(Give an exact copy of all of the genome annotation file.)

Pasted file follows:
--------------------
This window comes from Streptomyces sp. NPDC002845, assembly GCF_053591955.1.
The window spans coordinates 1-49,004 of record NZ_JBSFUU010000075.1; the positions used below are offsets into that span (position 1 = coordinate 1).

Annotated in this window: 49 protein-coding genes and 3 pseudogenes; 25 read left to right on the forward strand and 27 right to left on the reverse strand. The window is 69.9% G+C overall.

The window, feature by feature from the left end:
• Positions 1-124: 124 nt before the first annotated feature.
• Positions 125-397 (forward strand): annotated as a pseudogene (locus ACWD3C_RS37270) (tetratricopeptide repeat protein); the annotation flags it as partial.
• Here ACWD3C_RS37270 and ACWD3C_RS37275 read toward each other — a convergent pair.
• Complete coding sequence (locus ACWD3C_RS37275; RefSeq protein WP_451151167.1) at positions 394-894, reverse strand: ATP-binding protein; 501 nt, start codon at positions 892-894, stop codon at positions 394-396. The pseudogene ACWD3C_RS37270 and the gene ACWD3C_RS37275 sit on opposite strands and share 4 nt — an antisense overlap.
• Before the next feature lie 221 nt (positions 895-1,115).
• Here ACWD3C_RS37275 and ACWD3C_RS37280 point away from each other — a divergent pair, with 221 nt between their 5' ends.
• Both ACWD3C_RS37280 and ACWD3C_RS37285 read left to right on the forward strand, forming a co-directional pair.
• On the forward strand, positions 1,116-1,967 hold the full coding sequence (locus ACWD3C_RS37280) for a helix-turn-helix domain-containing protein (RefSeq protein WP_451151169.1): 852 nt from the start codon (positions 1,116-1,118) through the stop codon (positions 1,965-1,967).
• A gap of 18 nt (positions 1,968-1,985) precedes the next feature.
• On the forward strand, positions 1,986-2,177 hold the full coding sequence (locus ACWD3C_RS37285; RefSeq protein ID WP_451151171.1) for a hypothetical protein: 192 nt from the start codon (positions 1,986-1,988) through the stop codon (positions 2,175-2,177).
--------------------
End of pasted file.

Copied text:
This window comes from Streptomyces sp. NPDC002845, assembly GCF_053591955.1.
The window spans coordinates 1-49,004 of record NZ_JBSFUU010000075.1; the positions used below are offsets into that span (position 1 = coordinate 1).

Annotated in this window: 49 protein-coding genes and 3 pseudogenes; 25 read left to right on the forward strand and 27 right to left on the reverse strand. The window is 69.9% G+C overall.

The window, feature by feature from the left end:
• Positions 1-124: 124 nt before the first annotated feature.
• Positions 125-397 (forward strand): annotated as a pseudogene (locus ACWD3C_RS37270) (tetratricopeptide repeat protein); the annotation flags it as partial.
• Here ACWD3C_RS37270 and ACWD3C_RS37275 read toward each other — a convergent pair.
• Complete coding sequence (locus ACWD3C_RS37275; RefSeq protein WP_451151167.1) at positions 394-894, reverse strand: ATP-binding protein; 501 nt, start codon at positions 892-894, stop codon at positions 394-396. The pseudogene ACWD3C_RS37270 and the gene ACWD3C_RS37275 sit on opposite strands and share 4 nt — an antisense overlap.
• Before the next feature lie 221 nt (positions 895-1,115).
• Here ACWD3C_RS37275 and ACWD3C_RS37280 point away from each other — a divergent pair, with 221 nt between their 5' ends.
• Both ACWD3C_RS37280 and ACWD3C_RS37285 read left to right on the forward strand, forming a co-directional pair.
• On the forward strand, positions 1,116-1,967 hold the full coding sequence (locus ACWD3C_RS37280) for a helix-turn-helix domain-containing protein (RefSeq protein WP_451151169.1): 852 nt from the start codon (positions 1,116-1,118) through the stop codon (positions 1,965-1,967).
• A gap of 18 nt (positions 1,968-1,985) precedes the next feature.
• On the forward strand, positions 1,986-2,177 hold the full coding sequence (locus ACWD3C_RS37285; RefSeq protein ID WP_451151171.1) for a hypothetical protein: 192 nt from the start codon (positions 1,986-1,988) through the stop codon (positions 2,175-2,177).